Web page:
We are on firmer ground with the 1398 observation of John of Trevisia who saw in England a cake "tornyd and wende" at the fire. He even said that it was called a cake and his comment is in fact considered one of the earliest documented uses of the word. What he observed was the preparation of the once popular spit cake (Spiesskuchen) much depicted in the paintings of Bruegel and other north German artists. This is created by dripping well-beaten batter onto a hot spit as it turns before the fire, thus spinning out a series of flat irregular cakes in accordion fashion. This was served set on end as a type of wedding cake, one of the few ways in which medieval cooks could raise a batter cake to great heights. Verticality is a feature of many cakes of a highly festive nature, and this cake is still made today by professional bakeries in France, Belgium, Holland, and Germany.
The spit cake is an anomaly in its unusual method of baking. Most batter cakes were created in a much more straightforward manner: down hearth in a bake kettle (Dutch oven). However, this takes us into yet another region of ambiguity concerning the origin of the cake, since we must now confront the pan and the ways in which it dictated the evolution of all cakes composed of batter. It would seem logical to presume that the pan- in "pancake" refers to Vulgar Latin panna, which is normally glossed as a shallow pan or vessel. But all things did not flow from Rome. Thus we might also look to words such as the Belgic and Treverian Gaulish panna (a likely source for the Vulgar Latin in any case) for a more basic explanation and a richer understanding of the batter cake.
The meaning of panna is well attested to by its survival in Westphalian German under the name Pannas, a festive pot pudding made during the butchering season that is solidified in a pan, then sliced and fried in little cakes. One of the original Belgic meanings of panna was a cauldron or kettle (in which the pudding was boiled), but more abstractly a cooking implement or ceramic form of varying depth. These alternative meanings survive in German as Pfannkuchen or Pfannzelten (south German), cakes that are hearth-baked in a kettle concept that survives in the form of the Dutch oven and colonial American spider corn cake.
The thinnest sorts of batter cakes are those most like the pancakes and crepes made from milk, flour, and egg and served today as breakfast foods. They evolved out of omelets to which flour, fat, and other ingredients were added in ever-increasing amounts. The next immediate stage would be cakes resembling the Italian fritatta, then soufflés (cakes that deflate), and finally batters that actually contain enough structural material to bake firm and retain their shape. Such pan-baked delicacies were known even in the early Middle Ages, for in his De honesta voluptate et valetudine (1465) Platina published a recipe for a Byzantine artolaganos (pan or layer cake) prepared with eggs, sugar, cheese, and finely ground millet. His recipe came from Milanese chef Martino di Rossi under the name migliaccio (millet cake), proof that delicate, batterbased cakes were already a feature of Italian court cookery by that time.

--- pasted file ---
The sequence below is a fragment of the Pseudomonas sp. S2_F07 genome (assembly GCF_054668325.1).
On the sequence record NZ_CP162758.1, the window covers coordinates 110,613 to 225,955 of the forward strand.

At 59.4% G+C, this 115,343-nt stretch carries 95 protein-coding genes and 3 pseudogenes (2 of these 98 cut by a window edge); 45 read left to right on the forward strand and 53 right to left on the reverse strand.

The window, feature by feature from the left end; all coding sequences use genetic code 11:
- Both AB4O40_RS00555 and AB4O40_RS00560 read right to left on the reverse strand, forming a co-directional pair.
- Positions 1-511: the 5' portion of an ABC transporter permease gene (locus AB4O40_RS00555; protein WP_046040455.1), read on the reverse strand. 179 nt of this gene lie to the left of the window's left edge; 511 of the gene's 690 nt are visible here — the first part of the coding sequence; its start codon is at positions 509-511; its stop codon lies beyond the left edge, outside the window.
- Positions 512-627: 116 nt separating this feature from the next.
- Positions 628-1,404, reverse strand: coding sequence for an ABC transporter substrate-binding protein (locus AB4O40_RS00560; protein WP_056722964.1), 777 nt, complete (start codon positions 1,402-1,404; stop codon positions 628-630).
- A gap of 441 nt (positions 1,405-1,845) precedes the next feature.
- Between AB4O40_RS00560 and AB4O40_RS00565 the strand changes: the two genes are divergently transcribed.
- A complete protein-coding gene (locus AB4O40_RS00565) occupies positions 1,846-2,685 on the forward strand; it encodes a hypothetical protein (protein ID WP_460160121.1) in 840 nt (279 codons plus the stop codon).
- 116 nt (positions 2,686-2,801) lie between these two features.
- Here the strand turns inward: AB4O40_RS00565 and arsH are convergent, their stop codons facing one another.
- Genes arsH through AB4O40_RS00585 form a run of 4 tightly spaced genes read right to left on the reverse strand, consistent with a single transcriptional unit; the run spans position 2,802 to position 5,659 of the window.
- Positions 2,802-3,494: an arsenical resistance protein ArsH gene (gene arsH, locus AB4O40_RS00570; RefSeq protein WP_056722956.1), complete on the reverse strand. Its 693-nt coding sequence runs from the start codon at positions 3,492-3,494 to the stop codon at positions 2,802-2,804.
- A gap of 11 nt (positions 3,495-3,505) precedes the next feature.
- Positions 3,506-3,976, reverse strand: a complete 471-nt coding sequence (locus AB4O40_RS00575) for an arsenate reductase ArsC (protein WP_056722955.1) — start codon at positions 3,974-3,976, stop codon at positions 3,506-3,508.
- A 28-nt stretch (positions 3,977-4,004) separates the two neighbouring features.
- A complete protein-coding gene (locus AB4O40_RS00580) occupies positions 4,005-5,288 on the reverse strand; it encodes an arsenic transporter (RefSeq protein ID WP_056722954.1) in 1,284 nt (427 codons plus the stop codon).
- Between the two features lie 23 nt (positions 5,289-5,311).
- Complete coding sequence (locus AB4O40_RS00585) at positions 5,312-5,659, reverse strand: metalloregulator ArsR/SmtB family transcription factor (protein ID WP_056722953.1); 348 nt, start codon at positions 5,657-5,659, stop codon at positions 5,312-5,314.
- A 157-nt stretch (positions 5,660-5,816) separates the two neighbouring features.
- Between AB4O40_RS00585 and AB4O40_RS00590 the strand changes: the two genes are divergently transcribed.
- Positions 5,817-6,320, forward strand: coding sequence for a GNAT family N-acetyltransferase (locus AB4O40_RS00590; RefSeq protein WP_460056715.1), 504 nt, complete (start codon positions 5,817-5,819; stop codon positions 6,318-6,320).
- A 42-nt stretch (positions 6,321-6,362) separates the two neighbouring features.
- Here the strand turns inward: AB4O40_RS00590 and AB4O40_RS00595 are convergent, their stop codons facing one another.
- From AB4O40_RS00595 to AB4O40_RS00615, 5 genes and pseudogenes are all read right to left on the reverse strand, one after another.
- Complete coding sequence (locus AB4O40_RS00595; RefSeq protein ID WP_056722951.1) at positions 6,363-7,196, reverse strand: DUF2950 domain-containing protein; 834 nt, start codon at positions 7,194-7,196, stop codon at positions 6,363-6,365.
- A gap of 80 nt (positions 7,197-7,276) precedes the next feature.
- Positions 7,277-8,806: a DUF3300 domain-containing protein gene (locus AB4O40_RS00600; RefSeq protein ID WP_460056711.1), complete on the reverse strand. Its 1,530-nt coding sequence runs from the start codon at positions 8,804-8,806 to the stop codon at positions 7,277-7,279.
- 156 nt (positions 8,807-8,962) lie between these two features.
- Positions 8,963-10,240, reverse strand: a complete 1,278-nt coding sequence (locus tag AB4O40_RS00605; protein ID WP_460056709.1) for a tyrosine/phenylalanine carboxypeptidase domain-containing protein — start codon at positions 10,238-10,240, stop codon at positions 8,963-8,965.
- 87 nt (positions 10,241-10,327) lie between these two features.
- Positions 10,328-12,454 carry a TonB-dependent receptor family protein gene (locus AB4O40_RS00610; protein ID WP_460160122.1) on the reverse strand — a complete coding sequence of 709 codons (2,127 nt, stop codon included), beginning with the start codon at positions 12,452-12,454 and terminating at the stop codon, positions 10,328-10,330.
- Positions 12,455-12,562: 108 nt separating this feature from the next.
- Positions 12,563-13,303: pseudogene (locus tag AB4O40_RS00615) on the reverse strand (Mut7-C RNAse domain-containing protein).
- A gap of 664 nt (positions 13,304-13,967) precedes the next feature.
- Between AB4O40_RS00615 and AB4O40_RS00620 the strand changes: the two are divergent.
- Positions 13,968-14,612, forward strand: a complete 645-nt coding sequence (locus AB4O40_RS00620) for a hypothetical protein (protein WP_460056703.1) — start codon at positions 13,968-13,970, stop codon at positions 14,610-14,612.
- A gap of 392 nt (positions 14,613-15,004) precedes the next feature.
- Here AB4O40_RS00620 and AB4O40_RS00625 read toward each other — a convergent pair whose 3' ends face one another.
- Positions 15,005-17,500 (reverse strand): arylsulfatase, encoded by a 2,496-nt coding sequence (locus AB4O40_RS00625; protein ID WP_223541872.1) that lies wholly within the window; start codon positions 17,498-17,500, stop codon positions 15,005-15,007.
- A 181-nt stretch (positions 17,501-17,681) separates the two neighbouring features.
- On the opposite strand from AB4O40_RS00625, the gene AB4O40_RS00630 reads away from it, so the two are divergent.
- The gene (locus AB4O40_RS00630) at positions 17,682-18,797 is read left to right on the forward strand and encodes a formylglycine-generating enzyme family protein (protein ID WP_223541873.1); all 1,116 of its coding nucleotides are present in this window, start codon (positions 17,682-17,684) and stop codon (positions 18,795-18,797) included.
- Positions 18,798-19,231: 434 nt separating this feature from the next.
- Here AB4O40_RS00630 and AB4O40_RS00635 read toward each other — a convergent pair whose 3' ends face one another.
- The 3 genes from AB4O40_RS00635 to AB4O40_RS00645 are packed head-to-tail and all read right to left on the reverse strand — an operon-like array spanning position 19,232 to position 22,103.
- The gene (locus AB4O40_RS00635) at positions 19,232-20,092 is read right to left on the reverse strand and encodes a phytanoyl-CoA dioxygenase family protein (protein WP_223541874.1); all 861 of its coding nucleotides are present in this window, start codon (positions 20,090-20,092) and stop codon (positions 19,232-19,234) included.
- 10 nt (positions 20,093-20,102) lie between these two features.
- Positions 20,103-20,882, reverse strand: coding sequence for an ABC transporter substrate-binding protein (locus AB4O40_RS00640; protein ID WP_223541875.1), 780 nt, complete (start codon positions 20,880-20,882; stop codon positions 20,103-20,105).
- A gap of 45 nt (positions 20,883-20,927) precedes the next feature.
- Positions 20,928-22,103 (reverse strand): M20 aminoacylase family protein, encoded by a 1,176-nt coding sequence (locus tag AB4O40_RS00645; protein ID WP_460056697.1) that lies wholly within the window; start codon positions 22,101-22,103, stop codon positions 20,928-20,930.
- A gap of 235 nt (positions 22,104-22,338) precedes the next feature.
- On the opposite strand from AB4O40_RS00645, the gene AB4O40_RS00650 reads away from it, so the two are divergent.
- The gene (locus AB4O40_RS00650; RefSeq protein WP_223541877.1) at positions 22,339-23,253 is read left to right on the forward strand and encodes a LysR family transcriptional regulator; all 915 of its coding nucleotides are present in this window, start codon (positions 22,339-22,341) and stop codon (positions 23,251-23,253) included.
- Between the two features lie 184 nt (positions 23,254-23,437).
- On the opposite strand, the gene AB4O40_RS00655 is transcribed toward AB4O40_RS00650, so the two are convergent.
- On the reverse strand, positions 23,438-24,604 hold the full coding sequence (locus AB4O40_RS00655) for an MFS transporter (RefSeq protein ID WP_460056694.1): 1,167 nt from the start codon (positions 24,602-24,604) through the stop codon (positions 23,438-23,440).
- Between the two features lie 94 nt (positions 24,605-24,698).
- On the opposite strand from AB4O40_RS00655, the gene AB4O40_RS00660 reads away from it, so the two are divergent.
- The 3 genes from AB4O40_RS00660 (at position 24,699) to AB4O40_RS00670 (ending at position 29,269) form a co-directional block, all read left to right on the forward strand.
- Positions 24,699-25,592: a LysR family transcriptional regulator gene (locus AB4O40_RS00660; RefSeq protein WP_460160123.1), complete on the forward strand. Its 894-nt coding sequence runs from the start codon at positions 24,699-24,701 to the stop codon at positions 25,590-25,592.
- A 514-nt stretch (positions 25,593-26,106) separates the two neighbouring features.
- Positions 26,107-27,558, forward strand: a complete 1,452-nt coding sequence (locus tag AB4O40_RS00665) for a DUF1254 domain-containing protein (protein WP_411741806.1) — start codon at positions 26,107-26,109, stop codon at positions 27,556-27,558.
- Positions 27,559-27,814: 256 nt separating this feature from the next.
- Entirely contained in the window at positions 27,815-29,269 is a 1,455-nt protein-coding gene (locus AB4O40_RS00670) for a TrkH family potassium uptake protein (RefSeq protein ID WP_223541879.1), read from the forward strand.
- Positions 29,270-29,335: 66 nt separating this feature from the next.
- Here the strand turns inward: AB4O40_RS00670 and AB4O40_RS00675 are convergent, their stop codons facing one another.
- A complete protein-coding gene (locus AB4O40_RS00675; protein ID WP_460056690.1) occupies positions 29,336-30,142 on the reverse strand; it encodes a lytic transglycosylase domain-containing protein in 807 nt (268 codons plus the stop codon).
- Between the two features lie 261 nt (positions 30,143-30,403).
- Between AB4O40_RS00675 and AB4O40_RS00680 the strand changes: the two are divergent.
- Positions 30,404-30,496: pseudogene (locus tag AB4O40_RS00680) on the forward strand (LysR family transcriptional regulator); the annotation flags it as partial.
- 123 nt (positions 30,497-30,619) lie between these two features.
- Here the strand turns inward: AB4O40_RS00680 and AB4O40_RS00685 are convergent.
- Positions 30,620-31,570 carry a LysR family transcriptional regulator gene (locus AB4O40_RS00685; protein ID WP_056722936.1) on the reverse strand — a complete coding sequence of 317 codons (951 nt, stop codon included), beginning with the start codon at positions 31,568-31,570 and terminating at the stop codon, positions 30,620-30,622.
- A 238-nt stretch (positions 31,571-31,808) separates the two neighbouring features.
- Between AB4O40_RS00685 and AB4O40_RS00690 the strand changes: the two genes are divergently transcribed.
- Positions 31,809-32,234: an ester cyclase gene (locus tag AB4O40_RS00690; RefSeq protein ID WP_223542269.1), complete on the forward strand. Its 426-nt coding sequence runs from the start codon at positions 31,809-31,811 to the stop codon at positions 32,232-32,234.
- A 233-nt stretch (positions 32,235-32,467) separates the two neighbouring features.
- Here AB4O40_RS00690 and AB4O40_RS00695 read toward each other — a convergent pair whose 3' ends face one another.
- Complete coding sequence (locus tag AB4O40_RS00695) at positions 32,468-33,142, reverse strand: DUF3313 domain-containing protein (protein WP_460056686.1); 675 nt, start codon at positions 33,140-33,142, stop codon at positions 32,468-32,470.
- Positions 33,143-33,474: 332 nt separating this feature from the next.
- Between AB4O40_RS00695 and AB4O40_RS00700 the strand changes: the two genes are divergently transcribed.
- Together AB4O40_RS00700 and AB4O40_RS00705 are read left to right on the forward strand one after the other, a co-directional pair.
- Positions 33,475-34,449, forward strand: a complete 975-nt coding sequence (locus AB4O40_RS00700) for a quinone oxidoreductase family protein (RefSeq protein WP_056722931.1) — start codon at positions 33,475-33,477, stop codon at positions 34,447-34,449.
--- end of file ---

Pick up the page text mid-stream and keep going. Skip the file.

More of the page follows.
At this point, the pancake moves further along two separate lines of evolution. Since thickness and lightness were increasingly sought after, the pan itself became taller and taller to contain the new heights being achieved. More closely controlled results could be expected in an oven, so batter cake cookery was soon transferred to the bake oven. It is important to remember that Rossi's migliaccio was baked in a kettle down hearth, as most peasant variants of this type of cake continued to be baked well into the nineteenth century. However, cakes with heavy ingredients, like the migliaccio, soon evolved into delicate pound cakes once freed of the smoky, drafty atmosphere of the hearth, while batters with reduced fat and more beaten egg whites followed the fritatta to its ultimate conclusion in Savoy and sponge cakes. Denser batters were baked in panst first round, like hearth implements, then square; finally, during the late Renaissance we witness the cake evolving into the multitudes of shapes depicted in many French cookery books of the period.
The replacement of flour with highly refined commercial starches and the replacement of eggs with chemical leavenings allowed the development of lighter and lighter cakes during the nineteenth century. The angel food cake invented in the 1870s by Linus Dexter of Vineland, New Jersey, was the product of just such a technological shift. Likewise, American cooks began to stack one cake upon the other to create the thick layer cake, a response no doubt to a similar evolution in the wedding cake, which soared to great heights once freed of its old fruit cake foundation. The opposite may be said for chocolate cakes, which now vie for density and richness. They may have replaced the sinfully greasy baked pottages of the Middle Ages (although still dark in color), and they may be relegated to dessert carts in the scheme of many modern restaurants, yet fine cakes still command a place of high esteem by virtue of their sheer voluptuousness. They have become the alter ego of a society obsessed with the ills of overabundance.
See also Bread; Pastry; Wedding Cakes.
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William Woys Weaver